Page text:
- Author: Clarence William Brown, Jr, MD, FAAD; Chief Editor: William D James, MD more...
Seabather's eruption was first described in 1949 as a pruritic papular eruption occurring in bathers off the eastern coast of Florida. Seabather's eruption is a highly pruritic, papular eruption that occurs underneath the swimsuit after extended exposure to seawater. Seabather's eruption results from a hypersensitivity to the larval form of the thimble jellyfish, Linuche unguiculata. Most cases occur from March to August, but the incidence peaks in May and June.
See Deadly Sea Envenomations, a Critical Images slideshow, to help make an accurate diagnosis.
See also the Medscape article Cutaneous Manifestations Following Exposures to Marine Life.
Seabather's eruption is a cutaneous hypersensitivity reaction to contact with the larval form (planulae) of the thimble jellyfish, L unguiculata. The eruption typically occurs underneath the bathing garments, which are believed to trap the jellyfish larvae against the skin. Whether the discharge of venom by the trapped larvae plays an important role in the pathogenesis of the eruption remains uncertain. Factors that promote the discharge of venom by the larvae include wearing of bathing suits for prolonged periods following swimming, exposure to fresh water through showering, and mechanical stimulation.
The incidence of seabather's eruption is seasonal; the highest incidence occurs from May through August. This coincides with the warm gulf streams running along the Atlantic coastline of Florida and the corresponding spawn of thimble jellyfish larvae, which results in the high seasonal concentration of Linuche planulae. In 1997, Kumar et al reported the occurrence of seabather's eruption in Palm Beach saltwater swimmers in May to be 16%.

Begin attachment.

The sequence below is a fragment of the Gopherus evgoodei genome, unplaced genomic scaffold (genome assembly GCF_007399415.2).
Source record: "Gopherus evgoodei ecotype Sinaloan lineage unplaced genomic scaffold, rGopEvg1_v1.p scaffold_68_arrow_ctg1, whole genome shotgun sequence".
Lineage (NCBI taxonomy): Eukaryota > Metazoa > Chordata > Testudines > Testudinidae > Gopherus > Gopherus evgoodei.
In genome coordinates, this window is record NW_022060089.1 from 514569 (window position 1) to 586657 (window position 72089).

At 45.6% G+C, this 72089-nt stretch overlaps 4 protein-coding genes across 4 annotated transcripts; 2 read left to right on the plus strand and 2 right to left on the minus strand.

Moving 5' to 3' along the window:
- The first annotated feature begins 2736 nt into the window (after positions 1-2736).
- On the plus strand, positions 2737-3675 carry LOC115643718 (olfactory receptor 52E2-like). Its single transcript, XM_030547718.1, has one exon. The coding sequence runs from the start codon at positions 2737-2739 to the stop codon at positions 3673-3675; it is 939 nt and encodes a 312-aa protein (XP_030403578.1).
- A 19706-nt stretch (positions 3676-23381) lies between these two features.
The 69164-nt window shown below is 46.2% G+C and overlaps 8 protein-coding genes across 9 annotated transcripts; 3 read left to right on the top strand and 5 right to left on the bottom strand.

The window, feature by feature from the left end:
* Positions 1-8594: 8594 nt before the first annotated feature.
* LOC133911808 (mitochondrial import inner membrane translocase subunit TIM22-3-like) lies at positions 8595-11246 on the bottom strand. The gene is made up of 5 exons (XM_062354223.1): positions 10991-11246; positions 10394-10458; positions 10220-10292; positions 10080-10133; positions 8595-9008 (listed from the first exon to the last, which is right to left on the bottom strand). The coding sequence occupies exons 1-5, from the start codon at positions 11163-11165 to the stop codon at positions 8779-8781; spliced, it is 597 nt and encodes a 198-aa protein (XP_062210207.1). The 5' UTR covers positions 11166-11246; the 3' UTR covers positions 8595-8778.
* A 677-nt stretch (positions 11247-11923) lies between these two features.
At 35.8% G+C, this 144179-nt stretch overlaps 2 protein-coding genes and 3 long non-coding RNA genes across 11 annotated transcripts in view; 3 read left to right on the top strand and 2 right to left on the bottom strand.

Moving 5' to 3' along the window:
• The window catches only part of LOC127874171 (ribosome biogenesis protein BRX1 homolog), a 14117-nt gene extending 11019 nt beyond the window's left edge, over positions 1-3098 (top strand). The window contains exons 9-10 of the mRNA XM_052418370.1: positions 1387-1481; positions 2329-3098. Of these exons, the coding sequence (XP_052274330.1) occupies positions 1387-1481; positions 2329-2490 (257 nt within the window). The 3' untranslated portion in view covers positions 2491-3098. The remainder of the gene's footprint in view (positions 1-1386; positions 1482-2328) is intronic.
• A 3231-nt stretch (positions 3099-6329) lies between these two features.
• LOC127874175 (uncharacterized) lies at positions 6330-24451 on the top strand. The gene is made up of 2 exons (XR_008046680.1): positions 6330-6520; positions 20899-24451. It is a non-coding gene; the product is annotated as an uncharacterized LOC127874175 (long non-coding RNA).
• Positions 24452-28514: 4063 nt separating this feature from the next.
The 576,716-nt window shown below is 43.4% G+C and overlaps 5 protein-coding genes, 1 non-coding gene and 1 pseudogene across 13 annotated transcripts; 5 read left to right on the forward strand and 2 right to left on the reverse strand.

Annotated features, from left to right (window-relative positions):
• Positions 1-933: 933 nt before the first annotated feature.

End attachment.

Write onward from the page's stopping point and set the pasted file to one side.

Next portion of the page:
Seabather's eruption has been reported in Mexico and the Caribbean and along the coast of Brasil.[3, 4] The true prevalence of seabather's eruption along other international coastlines remains unknown.
Seabather's eruption occurs independent of race.
Seabather's eruption has been noted with equal frequency in both sexes.
No correlation between age and risk for developing seabather's eruption has been noted. The severity of symptoms, particularly the frequency of fever, is greater in children than in adults.
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